Again, this works fine. But it conflates two different concepts in a single method: how to generate a sequence of squared numbers, and how many squares to generate. Any code that needs to work with squares has to first generate a fixed array of squares and then pass that array on to whatever other calculations need to be performed. Unlike the notional set of all prime numbers that we worked with before, we can't just send an object which represents the set of all squared positive integers into some other method, which can then take as many as it needs.

In order to do this, we need a lazy enumerator. We begin, as before, with the step message to produce an ordinary enumerator. But then instead of taking a fixed number of items, we interject the lazy message. The result of this send is a lazy enumerator object.

Now we add the map. When we look at the result of the map, instead of a concrete array of numbers we see that it has produced another lazy enumerator.

This object represents the potential to produce squared integers, but it hasn't actually produced any yet. Now that we have constructed this chain, we can decide how many squares we need and ask our lazy enumerator for that many.

1.step                          # => #<Enumerator: 1:step>
1.step.lazy                     # => #<Enumerator::Lazy: #<Enumerator: 1:step>>
squares ={|n| n**2}       # => #<Enumerator::Lazy: #<Enumerator::Lazy: #<Enumerator: 1:step>>:map>
# => [1, 4, 9, 16, 25, 36, 49, 64]

Let's introduce a third requirement. Let's say that for some reason, we really need pairs of two consecutive squares. To make this happen, after the map we add another step, using #each_slice to group the numbers into sets of 2. Then we can ask the resulting enumerator for its first four items, and get a list of pairs.

squares ={|n| n**2}.each_slice(2)
# => #<Enumerator::Lazy: #<Enumerator::Lazy: #<Enumerator::Lazy: #<Enumerator: 1:step>>:map>:each_slice(2)>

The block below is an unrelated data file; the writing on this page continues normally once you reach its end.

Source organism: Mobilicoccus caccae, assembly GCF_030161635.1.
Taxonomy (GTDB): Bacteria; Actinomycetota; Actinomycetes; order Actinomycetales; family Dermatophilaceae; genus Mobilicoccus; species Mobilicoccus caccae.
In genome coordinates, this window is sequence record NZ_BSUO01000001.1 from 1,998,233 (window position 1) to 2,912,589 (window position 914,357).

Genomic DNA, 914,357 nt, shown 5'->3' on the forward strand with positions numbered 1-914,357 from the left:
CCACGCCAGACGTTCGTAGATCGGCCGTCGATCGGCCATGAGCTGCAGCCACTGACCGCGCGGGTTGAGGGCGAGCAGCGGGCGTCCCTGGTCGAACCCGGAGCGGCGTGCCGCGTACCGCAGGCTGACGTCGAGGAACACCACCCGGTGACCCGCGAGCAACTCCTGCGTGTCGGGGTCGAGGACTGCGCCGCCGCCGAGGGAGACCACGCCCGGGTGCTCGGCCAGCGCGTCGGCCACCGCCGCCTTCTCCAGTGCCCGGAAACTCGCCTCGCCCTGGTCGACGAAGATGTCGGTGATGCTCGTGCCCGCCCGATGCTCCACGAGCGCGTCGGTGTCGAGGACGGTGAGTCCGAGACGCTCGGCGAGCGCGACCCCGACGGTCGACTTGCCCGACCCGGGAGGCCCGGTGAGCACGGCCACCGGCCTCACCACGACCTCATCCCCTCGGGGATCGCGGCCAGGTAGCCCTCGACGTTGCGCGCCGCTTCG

# => [[1, 4], [9, 16], [25, 36], [49, 64]]

You've probably started to see what's going on here. Each time we add a new link to the chain of enumerable messages, we get another lazy enumerator. Each enumerator has a reference to the one "before" it in the chain. As a result, when we ask the final enumerator for four pairs, it is able to ask the map enumerator for as 8 items in order to make up its slices. The map enumerator, in turn, asks the step enumerator to cough up 8 items.

(You might be wondering why #first produces a concrete array instead of yet another lazy enumerator. We selected the #first method specifically for this reason: it is defined by Ruby as always producing an actual array. As such, it "forces" the chain of enumerators to actually produce some values. If we wanted to limit the size of the final collection without actually producing it, we would use #take instead.)

We can think of the #first message at the end, which demands that actual concrete results be produced, as a way of "pulling" on this chain of enumerators we've produced. Pulling on each link in the chain then pulls on the one before it, until finally it reaches the end where it becomes a demand for more integers from the step method. In the end, we pull exactly as many numbers through the chain of enumerators as we need, and no more.

So this, then, is what makes lazy enumerators special. It's not that they let us produce values lazily; lots of Ruby objects do that without any help. What lazy enumerators add to the picture is a kind of infectious laziness. Once we add a call to #lazy, every Enumerable method afterwards is infected by this laziness and produces another lazy enumerator.

In this way we can represent arbitrarily complex streams of data, which may be expensive to produce, have multiple transformations performed on each element, and which may have no end, in a way that is transparent to the algorithms using these streams. From the point of view of client code, our lazy stream of squares can be treated exactly the same as a simple array of squares.

And that, in a nutshell, is what Ruby's lazy enumerators are all about. Happy hacking!